The Italian educator and physician Maria Montessori (1870-1952) was the originator of the Montessori method of education for children.
On Aug. 31, 1870, Maria Montessori was born in Chiaravalle. Her father, a tradition-bound army officer, discouraged her interest in a professional career; however, with the encouragement and support of her mother, she prepared herself for her later career. When she was 12, the family moved to Rome to take advantage of the better educational facilities. An interest in engineering technology and mathematics led her to enroll in classes at a technical institute at the age of 14. Later an interest in biology led to her decision to study medicine. This decision required some courage and tenacity, as it was in utter defiance of the customs of a society which excluded women from such endeavors.
In 1894 Maria Montessori became the first woman to receive a medical degree in Italy. Her experiences in the pursuit of this degree reinforced her already well-developed feminist ideas. Throughout her life she was a frequent participant in international feminist congresses.
Maria Montessori's first appointment was as an assistant doctor in the psychiatric clinic of the University of Rome, where she had her first prolonged contact with mentally challanged children. She became convinced that the problem of handling these defectives was as much one of instructional method as of medical treatment. In 1898 she was appointed director of the State Orthophrenic School in Rome, whose function was to care for the "hopelessly deficient" and "idiot" children of the city. She enjoyed tremendous success in teaching the children herself, while refining and applying her innovative methods and training other teachers to work with the children.
In 1901 Dr. Montessori left the school to pursue further studies and research. At the same time she was holding the chair of hygiene at the Scuola di Magistero Femminile in Rome, where she was also a permanent external examiner in the faculty of pedagogy. In 1904 she became a full professor at the University of Rome and from 1904 to 1908 held the chair of anthropology there. She was also a government inspector of schools, a lecturer, and a practicing physician.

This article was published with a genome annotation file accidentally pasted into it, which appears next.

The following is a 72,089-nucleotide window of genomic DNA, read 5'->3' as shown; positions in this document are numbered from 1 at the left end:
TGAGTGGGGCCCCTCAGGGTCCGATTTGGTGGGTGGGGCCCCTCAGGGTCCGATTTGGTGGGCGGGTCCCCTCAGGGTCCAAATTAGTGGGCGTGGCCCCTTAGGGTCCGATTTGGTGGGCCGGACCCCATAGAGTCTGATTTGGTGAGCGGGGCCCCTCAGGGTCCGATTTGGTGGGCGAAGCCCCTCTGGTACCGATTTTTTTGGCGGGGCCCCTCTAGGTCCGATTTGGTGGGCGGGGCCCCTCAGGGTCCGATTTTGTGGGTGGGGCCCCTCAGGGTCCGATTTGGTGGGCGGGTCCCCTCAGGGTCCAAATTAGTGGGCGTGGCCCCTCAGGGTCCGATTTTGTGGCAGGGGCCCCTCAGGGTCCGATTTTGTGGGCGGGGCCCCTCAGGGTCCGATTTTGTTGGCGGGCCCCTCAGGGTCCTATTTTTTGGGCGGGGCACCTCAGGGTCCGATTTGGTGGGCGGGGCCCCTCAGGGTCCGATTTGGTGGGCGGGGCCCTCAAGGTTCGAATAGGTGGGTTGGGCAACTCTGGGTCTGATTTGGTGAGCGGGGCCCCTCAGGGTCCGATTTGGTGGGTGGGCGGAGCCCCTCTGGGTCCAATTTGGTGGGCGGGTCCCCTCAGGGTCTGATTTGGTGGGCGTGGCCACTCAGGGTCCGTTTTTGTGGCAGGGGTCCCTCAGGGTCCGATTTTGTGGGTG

In 1906 the Italian government put Dr. Montessori in charge of a state-supported slum school in the San Lorenzo quarter of Rome which had 60 children aged 3 to 6 from poverty-stricken families. By this time her early successes with mentally challanged children suggested to her the idea of trying the same educational methods with normal children. Dealing with culturally deprived children, she used what she termed a "prepared environment" to provide an atmosphere for learning, that is, small chairs and tables instead of rows of desks. The basic features of the method are development of the child's initiative through responsible individual freedom of behavior, improvement of sense perception through training, and development of bodily coordination through games and exercise. The function of the teacher is to provide didactic material, such as counting beads or geometric puzzles, and act as an adviser and guide, staying as much as possible in the background.
Dr. Montessori's view of the nature of the child, on which the Montessori method is based, is that children go through a series of "sensitive periods" with "creative moments," when they show spontaneous interest in learning. It is then that the children have the greatest ability to learn, and these periods should be utilized to the fullest so that the children learn as much as possible; and they should not be held back by nonnatural curricula or classes. Work, she believed, is its own reward to the child, and there is no necessity for other rewards. Self-discipline emerges out of the independence of the atmosphere of learning. Influenced by astrology, she saw self-discipline as something that emerges as a result of a natural law, if all restraints are removed, and as a continuation of the cosmic discipline that governs the movements of the stars.
Dr. Montessori's method was basically at odds with behaviorism, Freudianism, and other major 20th-century trends. Thus it was used only by a relatively few private schools. Since the early 1950s, however, her system has enjoyed a revival, related to curricula reforms and a renewed interest in handicapped children. Her works have been translated into at least 20 languages, and training schools for Montessori teachers have been established in several nations.
Further Reading on Maria Montessori
Maria Montessori's Spontaneous Activity in Education, translated by F. Simmonds (1917; repr. 1965), is particularly useful for beginning students. A recent biography of her life is Edward M. Standing, Maria Montessori: Her Life and Work (1957). Among the works on her system are Nancy McCormick Rambusch, Learning How to Learn: An American Approach to Montessori (1962), and Edward M. Standing, The Montessori Method: A Revolution in Education (1962). For other works see Gilbert E. Donahue, Dr. Maria Montessori and the Montessori Movement: A General Bibliography of Materials in the English Language (1962).